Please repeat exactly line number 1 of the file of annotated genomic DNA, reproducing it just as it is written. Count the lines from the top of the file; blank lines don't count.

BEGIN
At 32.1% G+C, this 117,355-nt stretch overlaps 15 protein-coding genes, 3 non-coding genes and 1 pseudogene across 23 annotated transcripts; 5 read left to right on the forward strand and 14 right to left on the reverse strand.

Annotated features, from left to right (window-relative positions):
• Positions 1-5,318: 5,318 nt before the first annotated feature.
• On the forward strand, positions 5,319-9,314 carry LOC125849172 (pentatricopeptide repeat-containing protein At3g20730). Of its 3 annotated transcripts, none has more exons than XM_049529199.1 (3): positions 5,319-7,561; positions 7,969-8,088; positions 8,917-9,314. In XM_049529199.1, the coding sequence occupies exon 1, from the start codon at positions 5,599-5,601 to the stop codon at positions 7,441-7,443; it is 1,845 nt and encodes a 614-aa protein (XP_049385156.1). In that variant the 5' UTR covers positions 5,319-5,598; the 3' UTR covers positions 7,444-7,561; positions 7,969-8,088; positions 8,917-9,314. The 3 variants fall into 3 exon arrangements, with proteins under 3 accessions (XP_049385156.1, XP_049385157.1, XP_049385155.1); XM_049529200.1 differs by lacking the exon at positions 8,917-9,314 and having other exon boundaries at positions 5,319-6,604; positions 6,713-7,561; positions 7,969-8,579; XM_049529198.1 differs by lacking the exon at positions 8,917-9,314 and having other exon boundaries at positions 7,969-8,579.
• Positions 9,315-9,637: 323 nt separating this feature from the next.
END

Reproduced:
At 32.1% G+C, this 117,355-nt stretch overlaps 15 protein-coding genes, 3 non-coding genes and 1 pseudogene across 23 annotated transcripts; 5 read left to right on the forward strand and 14 right to left on the reverse strand.